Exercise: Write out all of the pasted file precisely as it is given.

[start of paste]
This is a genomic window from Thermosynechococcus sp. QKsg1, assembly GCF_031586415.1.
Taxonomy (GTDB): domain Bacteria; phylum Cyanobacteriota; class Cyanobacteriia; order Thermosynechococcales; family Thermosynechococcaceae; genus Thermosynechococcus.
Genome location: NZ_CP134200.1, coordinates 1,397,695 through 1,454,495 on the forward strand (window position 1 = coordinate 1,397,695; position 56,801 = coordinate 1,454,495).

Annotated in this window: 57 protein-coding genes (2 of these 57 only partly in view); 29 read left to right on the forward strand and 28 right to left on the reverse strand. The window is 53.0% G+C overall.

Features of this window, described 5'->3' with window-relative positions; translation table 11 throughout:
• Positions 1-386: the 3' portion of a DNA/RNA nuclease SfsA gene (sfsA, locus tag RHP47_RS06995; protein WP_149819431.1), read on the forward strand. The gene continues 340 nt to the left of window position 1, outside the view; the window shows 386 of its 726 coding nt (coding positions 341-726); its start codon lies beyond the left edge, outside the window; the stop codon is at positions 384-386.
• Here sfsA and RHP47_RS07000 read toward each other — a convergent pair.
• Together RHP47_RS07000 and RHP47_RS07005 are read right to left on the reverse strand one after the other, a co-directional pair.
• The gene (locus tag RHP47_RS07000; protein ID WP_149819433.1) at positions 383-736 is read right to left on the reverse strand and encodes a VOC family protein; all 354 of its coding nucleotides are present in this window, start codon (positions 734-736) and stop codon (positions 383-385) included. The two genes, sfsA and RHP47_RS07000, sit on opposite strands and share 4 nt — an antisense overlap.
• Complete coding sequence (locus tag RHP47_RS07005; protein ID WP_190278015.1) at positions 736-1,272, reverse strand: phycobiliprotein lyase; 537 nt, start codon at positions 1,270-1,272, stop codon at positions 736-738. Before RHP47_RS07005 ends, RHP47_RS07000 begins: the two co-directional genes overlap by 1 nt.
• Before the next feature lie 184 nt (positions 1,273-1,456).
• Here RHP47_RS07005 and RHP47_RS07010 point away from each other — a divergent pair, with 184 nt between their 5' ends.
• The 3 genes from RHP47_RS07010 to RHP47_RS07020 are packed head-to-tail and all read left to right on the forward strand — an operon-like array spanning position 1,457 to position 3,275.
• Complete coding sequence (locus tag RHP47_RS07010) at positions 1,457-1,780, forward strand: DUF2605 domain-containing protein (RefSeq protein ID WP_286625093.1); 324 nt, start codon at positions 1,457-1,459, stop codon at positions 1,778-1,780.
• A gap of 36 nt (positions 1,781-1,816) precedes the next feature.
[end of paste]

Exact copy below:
This is a genomic window from Thermosynechococcus sp. QKsg1, assembly GCF_031586415.1.
Taxonomy (GTDB): domain Bacteria; phylum Cyanobacteriota; class Cyanobacteriia; order Thermosynechococcales; family Thermosynechococcaceae; genus Thermosynechococcus.
Genome location: NZ_CP134200.1, coordinates 1,397,695 through 1,454,495 on the forward strand (window position 1 = coordinate 1,397,695; position 56,801 = coordinate 1,454,495).

Annotated in this window: 57 protein-coding genes (2 of these 57 only partly in view); 29 read left to right on the forward strand and 28 right to left on the reverse strand. The window is 53.0% G+C overall.

Features of this window, described 5'->3' with window-relative positions; translation table 11 throughout:
• Positions 1-386: the 3' portion of a DNA/RNA nuclease SfsA gene (sfsA, locus tag RHP47_RS06995; protein WP_149819431.1), read on the forward strand. The gene continues 340 nt to the left of window position 1, outside the view; the window shows 386 of its 726 coding nt (coding positions 341-726); its start codon lies beyond the left edge, outside the window; the stop codon is at positions 384-386.
• Here sfsA and RHP47_RS07000 read toward each other — a convergent pair.
• Together RHP47_RS07000 and RHP47_RS07005 are read right to left on the reverse strand one after the other, a co-directional pair.
• The gene (locus tag RHP47_RS07000; protein ID WP_149819433.1) at positions 383-736 is read right to left on the reverse strand and encodes a VOC family protein; all 354 of its coding nucleotides are present in this window, start codon (positions 734-736) and stop codon (positions 383-385) included. The two genes, sfsA and RHP47_RS07000, sit on opposite strands and share 4 nt — an antisense overlap.
• Complete coding sequence (locus tag RHP47_RS07005; protein ID WP_190278015.1) at positions 736-1,272, reverse strand: phycobiliprotein lyase; 537 nt, start codon at positions 1,270-1,272, stop codon at positions 736-738. Before RHP47_RS07005 ends, RHP47_RS07000 begins: the two co-directional genes overlap by 1 nt.
• Before the next feature lie 184 nt (positions 1,273-1,456).
• Here RHP47_RS07005 and RHP47_RS07010 point away from each other — a divergent pair, with 184 nt between their 5' ends.
• The 3 genes from RHP47_RS07010 to RHP47_RS07020 are packed head-to-tail and all read left to right on the forward strand — an operon-like array spanning position 1,457 to position 3,275.
• Complete coding sequence (locus tag RHP47_RS07010) at positions 1,457-1,780, forward strand: DUF2605 domain-containing protein (RefSeq protein ID WP_286625093.1); 324 nt, start codon at positions 1,457-1,459, stop codon at positions 1,778-1,780.
• A gap of 36 nt (positions 1,781-1,816) precedes the next feature.